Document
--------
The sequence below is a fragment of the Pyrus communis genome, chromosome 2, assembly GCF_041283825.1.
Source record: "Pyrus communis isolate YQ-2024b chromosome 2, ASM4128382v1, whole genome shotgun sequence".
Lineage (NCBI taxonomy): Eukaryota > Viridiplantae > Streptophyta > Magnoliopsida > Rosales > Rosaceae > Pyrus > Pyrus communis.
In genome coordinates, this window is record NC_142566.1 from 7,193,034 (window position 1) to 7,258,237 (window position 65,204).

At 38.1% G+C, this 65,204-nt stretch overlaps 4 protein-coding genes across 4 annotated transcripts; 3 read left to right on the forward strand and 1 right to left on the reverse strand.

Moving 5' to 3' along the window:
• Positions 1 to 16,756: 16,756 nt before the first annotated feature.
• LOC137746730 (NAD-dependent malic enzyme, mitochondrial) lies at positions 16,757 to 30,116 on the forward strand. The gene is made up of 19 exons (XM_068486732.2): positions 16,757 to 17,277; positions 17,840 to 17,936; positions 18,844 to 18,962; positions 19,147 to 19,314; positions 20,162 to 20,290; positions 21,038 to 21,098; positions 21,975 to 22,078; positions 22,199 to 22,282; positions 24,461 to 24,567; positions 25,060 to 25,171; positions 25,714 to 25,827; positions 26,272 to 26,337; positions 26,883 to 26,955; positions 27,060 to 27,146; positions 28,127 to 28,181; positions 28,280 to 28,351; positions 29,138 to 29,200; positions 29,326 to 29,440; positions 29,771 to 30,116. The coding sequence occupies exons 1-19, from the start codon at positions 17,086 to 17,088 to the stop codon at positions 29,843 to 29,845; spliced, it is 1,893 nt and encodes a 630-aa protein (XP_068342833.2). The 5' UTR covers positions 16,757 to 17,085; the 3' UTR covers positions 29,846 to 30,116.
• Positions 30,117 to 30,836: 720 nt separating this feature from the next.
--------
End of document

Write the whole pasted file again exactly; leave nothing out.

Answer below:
The sequence below is a fragment of the Pyrus communis genome, chromosome 2, assembly GCF_041283825.1.
Source record: "Pyrus communis isolate YQ-2024b chromosome 2, ASM4128382v1, whole genome shotgun sequence".
Lineage (NCBI taxonomy): Eukaryota > Viridiplantae > Streptophyta > Magnoliopsida > Rosales > Rosaceae > Pyrus > Pyrus communis.
In genome coordinates, this window is record NC_142566.1 from 7,193,034 (window position 1) to 7,258,237 (window position 65,204).

At 38.1% G+C, this 65,204-nt stretch overlaps 4 protein-coding genes across 4 annotated transcripts; 3 read left to right on the forward strand and 1 right to left on the reverse strand.

Moving 5' to 3' along the window:
• Positions 1 to 16,756: 16,756 nt before the first annotated feature.
• LOC137746730 (NAD-dependent malic enzyme, mitochondrial) lies at positions 16,757 to 30,116 on the forward strand. The gene is made up of 19 exons (XM_068486732.2): positions 16,757 to 17,277; positions 17,840 to 17,936; positions 18,844 to 18,962; positions 19,147 to 19,314; positions 20,162 to 20,290; positions 21,038 to 21,098; positions 21,975 to 22,078; positions 22,199 to 22,282; positions 24,461 to 24,567; positions 25,060 to 25,171; positions 25,714 to 25,827; positions 26,272 to 26,337; positions 26,883 to 26,955; positions 27,060 to 27,146; positions 28,127 to 28,181; positions 28,280 to 28,351; positions 29,138 to 29,200; positions 29,326 to 29,440; positions 29,771 to 30,116. The coding sequence occupies exons 1-19, from the start codon at positions 17,086 to 17,088 to the stop codon at positions 29,843 to 29,845; spliced, it is 1,893 nt and encodes a 630-aa protein (XP_068342833.2). The 5' UTR covers positions 16,757 to 17,085; the 3' UTR covers positions 29,846 to 30,116.
• Positions 30,117 to 30,836: 720 nt separating this feature from the next.